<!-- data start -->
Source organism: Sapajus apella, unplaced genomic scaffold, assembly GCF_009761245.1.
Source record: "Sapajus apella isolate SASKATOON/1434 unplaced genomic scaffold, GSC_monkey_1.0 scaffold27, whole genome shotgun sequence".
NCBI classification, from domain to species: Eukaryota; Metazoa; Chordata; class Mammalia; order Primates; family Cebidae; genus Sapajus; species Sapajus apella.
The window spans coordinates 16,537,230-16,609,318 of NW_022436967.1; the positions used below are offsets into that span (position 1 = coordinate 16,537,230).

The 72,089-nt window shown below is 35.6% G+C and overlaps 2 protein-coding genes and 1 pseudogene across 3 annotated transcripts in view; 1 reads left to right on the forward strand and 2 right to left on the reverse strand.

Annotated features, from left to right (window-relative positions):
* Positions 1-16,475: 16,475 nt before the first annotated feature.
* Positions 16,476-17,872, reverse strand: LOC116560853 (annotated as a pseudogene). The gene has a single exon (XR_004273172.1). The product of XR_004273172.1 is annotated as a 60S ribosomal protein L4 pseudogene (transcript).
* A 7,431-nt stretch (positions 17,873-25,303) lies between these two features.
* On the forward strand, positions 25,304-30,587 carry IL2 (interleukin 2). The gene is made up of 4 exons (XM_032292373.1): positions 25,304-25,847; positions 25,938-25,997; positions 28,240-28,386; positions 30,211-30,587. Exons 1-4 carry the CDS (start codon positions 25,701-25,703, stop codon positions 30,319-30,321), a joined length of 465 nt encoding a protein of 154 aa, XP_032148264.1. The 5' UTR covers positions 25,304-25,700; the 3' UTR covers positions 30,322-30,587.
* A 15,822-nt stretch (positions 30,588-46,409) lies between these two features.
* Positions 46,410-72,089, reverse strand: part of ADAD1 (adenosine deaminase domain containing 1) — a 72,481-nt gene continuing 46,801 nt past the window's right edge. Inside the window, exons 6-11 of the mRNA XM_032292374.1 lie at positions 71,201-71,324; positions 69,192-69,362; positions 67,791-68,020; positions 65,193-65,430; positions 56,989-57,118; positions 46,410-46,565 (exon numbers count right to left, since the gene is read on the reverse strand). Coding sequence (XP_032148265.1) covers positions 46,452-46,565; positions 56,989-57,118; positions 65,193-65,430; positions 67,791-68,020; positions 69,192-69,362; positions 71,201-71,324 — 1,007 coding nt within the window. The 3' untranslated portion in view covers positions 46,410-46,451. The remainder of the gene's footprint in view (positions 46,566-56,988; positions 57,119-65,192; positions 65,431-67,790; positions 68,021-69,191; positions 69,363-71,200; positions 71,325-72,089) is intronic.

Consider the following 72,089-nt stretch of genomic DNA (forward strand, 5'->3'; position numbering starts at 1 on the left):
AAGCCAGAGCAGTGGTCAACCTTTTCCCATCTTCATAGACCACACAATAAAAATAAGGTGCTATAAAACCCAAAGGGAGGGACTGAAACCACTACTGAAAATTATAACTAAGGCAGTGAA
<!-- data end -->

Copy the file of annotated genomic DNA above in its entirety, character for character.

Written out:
Source organism: Sapajus apella, unplaced genomic scaffold, assembly GCF_009761245.1.
Source record: "Sapajus apella isolate SASKATOON/1434 unplaced genomic scaffold, GSC_monkey_1.0 scaffold27, whole genome shotgun sequence".
NCBI classification, from domain to species: Eukaryota; Metazoa; Chordata; class Mammalia; order Primates; family Cebidae; genus Sapajus; species Sapajus apella.
The window spans coordinates 16,537,230-16,609,318 of NW_022436967.1; the positions used below are offsets into that span (position 1 = coordinate 16,537,230).

The 72,089-nt window shown below is 35.6% G+C and overlaps 2 protein-coding genes and 1 pseudogene across 3 annotated transcripts in view; 1 reads left to right on the forward strand and 2 right to left on the reverse strand.

Annotated features, from left to right (window-relative positions):
* Positions 1-16,475: 16,475 nt before the first annotated feature.
* Positions 16,476-17,872, reverse strand: LOC116560853 (annotated as a pseudogene). The gene has a single exon (XR_004273172.1). The product of XR_004273172.1 is annotated as a 60S ribosomal protein L4 pseudogene (transcript).
* A 7,431-nt stretch (positions 17,873-25,303) lies between these two features.
* On the forward strand, positions 25,304-30,587 carry IL2 (interleukin 2). The gene is made up of 4 exons (XM_032292373.1): positions 25,304-25,847; positions 25,938-25,997; positions 28,240-28,386; positions 30,211-30,587. Exons 1-4 carry the CDS (start codon positions 25,701-25,703, stop codon positions 30,319-30,321), a joined length of 465 nt encoding a protein of 154 aa, XP_032148264.1. The 5' UTR covers positions 25,304-25,700; the 3' UTR covers positions 30,322-30,587.
* A 15,822-nt stretch (positions 30,588-46,409) lies between these two features.
* Positions 46,410-72,089, reverse strand: part of ADAD1 (adenosine deaminase domain containing 1) — a 72,481-nt gene continuing 46,801 nt past the window's right edge. Inside the window, exons 6-11 of the mRNA XM_032292374.1 lie at positions 71,201-71,324; positions 69,192-69,362; positions 67,791-68,020; positions 65,193-65,430; positions 56,989-57,118; positions 46,410-46,565 (exon numbers count right to left, since the gene is read on the reverse strand). Coding sequence (XP_032148265.1) covers positions 46,452-46,565; positions 56,989-57,118; positions 65,193-65,430; positions 67,791-68,020; positions 69,192-69,362; positions 71,201-71,324 — 1,007 coding nt within the window. The 3' untranslated portion in view covers positions 46,410-46,451. The remainder of the gene's footprint in view (positions 46,566-56,988; positions 57,119-65,192; positions 65,431-67,790; positions 68,021-69,191; positions 69,363-71,200; positions 71,325-72,089) is intronic.

Consider the following 72,089-nt stretch of genomic DNA (forward strand, 5'->3'; position numbering starts at 1 on the left):
AAGCCAGAGCAGTGGTCAACCTTTTCCCATCTTCATAGACCACACAATAAAAATAAGGTGCTATAAAACCCAAAGGGAGGGACTGAAACCACTACTGAAAATTATAACTAAGGCAGTGAA